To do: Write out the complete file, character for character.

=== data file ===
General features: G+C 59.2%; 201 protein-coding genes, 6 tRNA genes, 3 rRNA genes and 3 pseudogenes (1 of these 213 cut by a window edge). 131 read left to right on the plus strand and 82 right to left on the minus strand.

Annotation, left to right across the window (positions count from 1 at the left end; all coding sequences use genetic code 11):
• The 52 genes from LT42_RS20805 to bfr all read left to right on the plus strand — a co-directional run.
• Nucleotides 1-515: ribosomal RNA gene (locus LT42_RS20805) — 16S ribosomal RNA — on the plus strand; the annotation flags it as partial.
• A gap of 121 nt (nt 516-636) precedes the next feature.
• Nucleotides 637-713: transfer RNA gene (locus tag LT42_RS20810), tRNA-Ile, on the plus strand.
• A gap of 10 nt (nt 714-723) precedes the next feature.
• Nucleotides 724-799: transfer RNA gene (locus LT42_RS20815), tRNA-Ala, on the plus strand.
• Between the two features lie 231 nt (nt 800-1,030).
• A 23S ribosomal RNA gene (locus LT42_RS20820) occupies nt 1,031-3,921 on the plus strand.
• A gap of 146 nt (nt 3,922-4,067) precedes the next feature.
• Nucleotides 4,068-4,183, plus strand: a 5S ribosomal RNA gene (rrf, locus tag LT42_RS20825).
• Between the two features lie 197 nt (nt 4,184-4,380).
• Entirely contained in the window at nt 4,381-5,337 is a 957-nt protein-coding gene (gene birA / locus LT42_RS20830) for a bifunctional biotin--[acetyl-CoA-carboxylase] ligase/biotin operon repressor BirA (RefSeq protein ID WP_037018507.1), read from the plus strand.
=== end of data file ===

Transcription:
General features: G+C 59.2%; 201 protein-coding genes, 6 tRNA genes, 3 rRNA genes and 3 pseudogenes (1 of these 213 cut by a window edge). 131 read left to right on the plus strand and 82 right to left on the minus strand.

Annotation, left to right across the window (positions count from 1 at the left end; all coding sequences use genetic code 11):
• The 52 genes from LT42_RS20805 to bfr all read left to right on the plus strand — a co-directional run.
• Nucleotides 1-515: ribosomal RNA gene (locus LT42_RS20805) — 16S ribosomal RNA — on the plus strand; the annotation flags it as partial.
• A gap of 121 nt (nt 516-636) precedes the next feature.
• Nucleotides 637-713: transfer RNA gene (locus tag LT42_RS20810), tRNA-Ile, on the plus strand.
• A gap of 10 nt (nt 714-723) precedes the next feature.
• Nucleotides 724-799: transfer RNA gene (locus LT42_RS20815), tRNA-Ala, on the plus strand.
• Between the two features lie 231 nt (nt 800-1,030).
• A 23S ribosomal RNA gene (locus LT42_RS20820) occupies nt 1,031-3,921 on the plus strand.
• A gap of 146 nt (nt 3,922-4,067) precedes the next feature.
• Nucleotides 4,068-4,183, plus strand: a 5S ribosomal RNA gene (rrf, locus tag LT42_RS20825).
• Between the two features lie 197 nt (nt 4,184-4,380).
• Entirely contained in the window at nt 4,381-5,337 is a 957-nt protein-coding gene (gene birA / locus LT42_RS20830) for a bifunctional biotin--[acetyl-CoA-carboxylase] ligase/biotin operon repressor BirA (RefSeq protein ID WP_037018507.1), read from the plus strand.